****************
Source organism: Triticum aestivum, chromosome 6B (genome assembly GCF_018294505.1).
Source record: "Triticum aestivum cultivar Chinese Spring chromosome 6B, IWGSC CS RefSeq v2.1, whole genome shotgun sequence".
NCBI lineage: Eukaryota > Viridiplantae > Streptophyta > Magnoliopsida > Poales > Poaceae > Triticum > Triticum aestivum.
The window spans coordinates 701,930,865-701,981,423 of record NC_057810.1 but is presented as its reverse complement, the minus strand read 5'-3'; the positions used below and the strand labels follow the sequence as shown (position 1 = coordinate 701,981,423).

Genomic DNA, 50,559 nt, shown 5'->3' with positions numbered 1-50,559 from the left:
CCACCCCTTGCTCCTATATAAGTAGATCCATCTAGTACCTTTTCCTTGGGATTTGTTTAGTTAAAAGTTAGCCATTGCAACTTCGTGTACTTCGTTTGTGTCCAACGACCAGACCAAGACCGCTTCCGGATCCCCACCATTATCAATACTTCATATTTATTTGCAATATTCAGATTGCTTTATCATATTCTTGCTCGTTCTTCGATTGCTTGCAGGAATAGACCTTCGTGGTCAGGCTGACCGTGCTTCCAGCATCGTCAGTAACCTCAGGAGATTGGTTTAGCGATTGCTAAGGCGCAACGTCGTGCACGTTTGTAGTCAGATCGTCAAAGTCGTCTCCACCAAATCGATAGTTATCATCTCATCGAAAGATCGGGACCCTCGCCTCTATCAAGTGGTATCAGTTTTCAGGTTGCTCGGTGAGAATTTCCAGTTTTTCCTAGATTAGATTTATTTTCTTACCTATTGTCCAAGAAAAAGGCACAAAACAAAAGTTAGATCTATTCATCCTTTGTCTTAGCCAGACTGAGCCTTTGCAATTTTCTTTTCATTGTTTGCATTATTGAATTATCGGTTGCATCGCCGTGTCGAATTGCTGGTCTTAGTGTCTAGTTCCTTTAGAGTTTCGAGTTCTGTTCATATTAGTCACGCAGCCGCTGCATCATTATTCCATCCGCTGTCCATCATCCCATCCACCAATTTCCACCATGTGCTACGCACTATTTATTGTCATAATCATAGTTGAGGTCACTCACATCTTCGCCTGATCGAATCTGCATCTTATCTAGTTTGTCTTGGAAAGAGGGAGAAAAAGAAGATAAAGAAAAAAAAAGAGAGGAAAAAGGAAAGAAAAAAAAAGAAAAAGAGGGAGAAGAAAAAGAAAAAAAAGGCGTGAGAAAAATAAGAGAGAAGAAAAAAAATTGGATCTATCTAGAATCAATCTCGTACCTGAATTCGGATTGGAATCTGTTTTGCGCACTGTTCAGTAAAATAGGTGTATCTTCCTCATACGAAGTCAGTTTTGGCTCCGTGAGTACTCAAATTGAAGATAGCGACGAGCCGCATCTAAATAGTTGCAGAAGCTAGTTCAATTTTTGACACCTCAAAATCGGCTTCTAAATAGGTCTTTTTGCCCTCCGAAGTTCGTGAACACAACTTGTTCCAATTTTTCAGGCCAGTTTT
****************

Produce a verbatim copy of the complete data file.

Source organism: Triticum aestivum, chromosome 6B (genome assembly GCF_018294505.1).
Source record: "Triticum aestivum cultivar Chinese Spring chromosome 6B, IWGSC CS RefSeq v2.1, whole genome shotgun sequence".
NCBI lineage: Eukaryota > Viridiplantae > Streptophyta > Magnoliopsida > Poales > Poaceae > Triticum > Triticum aestivum.
The window spans coordinates 701,930,865-701,981,423 of record NC_057810.1 but is presented as its reverse complement, the minus strand read 5'-3'; the positions used below and the strand labels follow the sequence as shown (position 1 = coordinate 701,981,423).

Genomic DNA, 50,559 nt, shown 5'->3' with positions numbered 1-50,559 from the left:
CCACCCCTTGCTCCTATATAAGTAGATCCATCTAGTACCTTTTCCTTGGGATTTGTTTAGTTAAAAGTTAGCCATTGCAACTTCGTGTACTTCGTTTGTGTCCAACGACCAGACCAAGACCGCTTCCGGATCCCCACCATTATCAATACTTCATATTTATTTGCAATATTCAGATTGCTTTATCATATTCTTGCTCGTTCTTCGATTGCTTGCAGGAATAGACCTTCGTGGTCAGGCTGACCGTGCTTCCAGCATCGTCAGTAACCTCAGGAGATTGGTTTAGCGATTGCTAAGGCGCAACGTCGTGCACGTTTGTAGTCAGATCGTCAAAGTCGTCTCCACCAAATCGATAGTTATCATCTCATCGAAAGATCGGGACCCTCGCCTCTATCAAGTGGTATCAGTTTTCAGGTTGCTCGGTGAGAATTTCCAGTTTTTCCTAGATTAGATTTATTTTCTTACCTATTGTCCAAGAAAAAGGCACAAAACAAAAGTTAGATCTATTCATCCTTTGTCTTAGCCAGACTGAGCCTTTGCAATTTTCTTTTCATTGTTTGCATTATTGAATTATCGGTTGCATCGCCGTGTCGAATTGCTGGTCTTAGTGTCTAGTTCCTTTAGAGTTTCGAGTTCTGTTCATATTAGTCACGCAGCCGCTGCATCATTATTCCATCCGCTGTCCATCATCCCATCCACCAATTTCCACCATGTGCTACGCACTATTTATTGTCATAATCATAGTTGAGGTCACTCACATCTTCGCCTGATCGAATCTGCATCTTATCTAGTTTGTCTTGGAAAGAGGGAGAAAAAGAAGATAAAGAAAAAAAAAGAGAGGAAAAAGGAAAGAAAAAAAAAGAAAAAGAGGGAGAAGAAAAAGAAAAAAAAGGCGTGAGAAAAATAAGAGAGAAGAAAAAAAATTGGATCTATCTAGAATCAATCTCGTACCTGAATTCGGATTGGAATCTGTTTTGCGCACTGTTCAGTAAAATAGGTGTATCTTCCTCATACGAAGTCAGTTTTGGCTCCGTGAGTACTCAAATTGAAGATAGCGACGAGCCGCATCTAAATAGTTGCAGAAGCTAGTTCAATTTTTGACACCTCAAAATCGGCTTCTAAATAGGTCTTTTTGCCCTCCGAAGTTCGTGAACACAACTTGTTCCAATTTTTCAGGCCAGTTTT